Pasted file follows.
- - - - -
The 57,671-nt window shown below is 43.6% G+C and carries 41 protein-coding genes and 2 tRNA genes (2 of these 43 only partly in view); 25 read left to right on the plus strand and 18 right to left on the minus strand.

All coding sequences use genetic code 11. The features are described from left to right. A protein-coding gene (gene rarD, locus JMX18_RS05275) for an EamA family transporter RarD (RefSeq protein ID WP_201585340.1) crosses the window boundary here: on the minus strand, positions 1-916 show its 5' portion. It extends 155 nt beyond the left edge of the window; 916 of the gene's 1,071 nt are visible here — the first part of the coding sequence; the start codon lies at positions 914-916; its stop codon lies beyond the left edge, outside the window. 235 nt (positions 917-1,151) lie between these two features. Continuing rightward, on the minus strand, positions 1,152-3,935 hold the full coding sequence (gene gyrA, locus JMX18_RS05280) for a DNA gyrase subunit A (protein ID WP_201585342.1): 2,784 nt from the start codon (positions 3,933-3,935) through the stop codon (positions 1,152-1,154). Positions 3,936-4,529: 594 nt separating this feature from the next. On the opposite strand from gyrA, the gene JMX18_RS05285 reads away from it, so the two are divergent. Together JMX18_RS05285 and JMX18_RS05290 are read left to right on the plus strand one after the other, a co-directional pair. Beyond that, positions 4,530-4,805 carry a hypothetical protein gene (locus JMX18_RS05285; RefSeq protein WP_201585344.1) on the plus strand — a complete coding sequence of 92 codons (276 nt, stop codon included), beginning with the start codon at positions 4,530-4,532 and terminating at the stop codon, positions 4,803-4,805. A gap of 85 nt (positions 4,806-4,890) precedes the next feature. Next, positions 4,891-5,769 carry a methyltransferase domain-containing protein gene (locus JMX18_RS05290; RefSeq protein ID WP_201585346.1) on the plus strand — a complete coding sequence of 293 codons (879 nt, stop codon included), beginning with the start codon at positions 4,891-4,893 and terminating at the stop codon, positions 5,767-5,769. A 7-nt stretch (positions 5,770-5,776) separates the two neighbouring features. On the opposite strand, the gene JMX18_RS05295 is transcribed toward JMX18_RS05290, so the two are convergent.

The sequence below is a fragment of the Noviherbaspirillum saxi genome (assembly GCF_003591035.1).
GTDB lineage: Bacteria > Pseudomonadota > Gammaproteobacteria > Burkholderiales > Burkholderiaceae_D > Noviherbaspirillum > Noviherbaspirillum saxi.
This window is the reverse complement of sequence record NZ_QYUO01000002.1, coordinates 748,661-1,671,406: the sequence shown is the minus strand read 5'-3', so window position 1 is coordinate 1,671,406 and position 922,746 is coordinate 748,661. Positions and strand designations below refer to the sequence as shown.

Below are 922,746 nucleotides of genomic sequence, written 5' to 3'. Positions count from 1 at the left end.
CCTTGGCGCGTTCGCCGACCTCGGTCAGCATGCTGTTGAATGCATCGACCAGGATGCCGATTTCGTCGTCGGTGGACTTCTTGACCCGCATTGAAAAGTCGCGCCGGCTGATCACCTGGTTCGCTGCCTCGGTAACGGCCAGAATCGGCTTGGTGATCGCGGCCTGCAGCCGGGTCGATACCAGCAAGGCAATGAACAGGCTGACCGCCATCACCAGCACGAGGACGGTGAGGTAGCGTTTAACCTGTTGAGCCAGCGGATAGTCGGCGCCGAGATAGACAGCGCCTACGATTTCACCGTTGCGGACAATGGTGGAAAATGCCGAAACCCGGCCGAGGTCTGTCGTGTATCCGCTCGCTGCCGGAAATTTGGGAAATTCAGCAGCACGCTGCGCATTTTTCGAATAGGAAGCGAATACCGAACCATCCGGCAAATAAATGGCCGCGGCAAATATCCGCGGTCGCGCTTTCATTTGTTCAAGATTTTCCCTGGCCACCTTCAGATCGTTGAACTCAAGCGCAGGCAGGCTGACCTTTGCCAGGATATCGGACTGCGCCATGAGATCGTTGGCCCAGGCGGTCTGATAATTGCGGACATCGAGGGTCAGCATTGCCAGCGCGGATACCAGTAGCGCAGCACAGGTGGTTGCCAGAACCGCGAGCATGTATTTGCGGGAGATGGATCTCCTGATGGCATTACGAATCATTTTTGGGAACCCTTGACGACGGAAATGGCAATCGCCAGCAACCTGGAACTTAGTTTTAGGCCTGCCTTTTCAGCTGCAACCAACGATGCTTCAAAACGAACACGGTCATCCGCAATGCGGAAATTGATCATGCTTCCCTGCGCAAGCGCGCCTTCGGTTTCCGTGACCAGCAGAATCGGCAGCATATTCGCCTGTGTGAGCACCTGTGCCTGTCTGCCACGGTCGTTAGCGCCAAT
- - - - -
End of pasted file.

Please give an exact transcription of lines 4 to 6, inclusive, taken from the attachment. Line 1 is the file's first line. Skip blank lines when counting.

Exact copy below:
GTDB lineage: Bacteria > Pseudomonadota > Gammaproteobacteria > Burkholderiales > Burkholderiaceae_D > Noviherbaspirillum > Noviherbaspirillum saxi.
This window is the reverse complement of sequence record NZ_QYUO01000002.1, coordinates 748,661-1,671,406: the sequence shown is the minus strand read 5'-3', so window position 1 is coordinate 1,671,406 and position 922,746 is coordinate 748,661. Positions and strand designations below refer to the sequence as shown.

Below are 922,746 nucleotides of genomic sequence, written 5' to 3'. Positions count from 1 at the left end.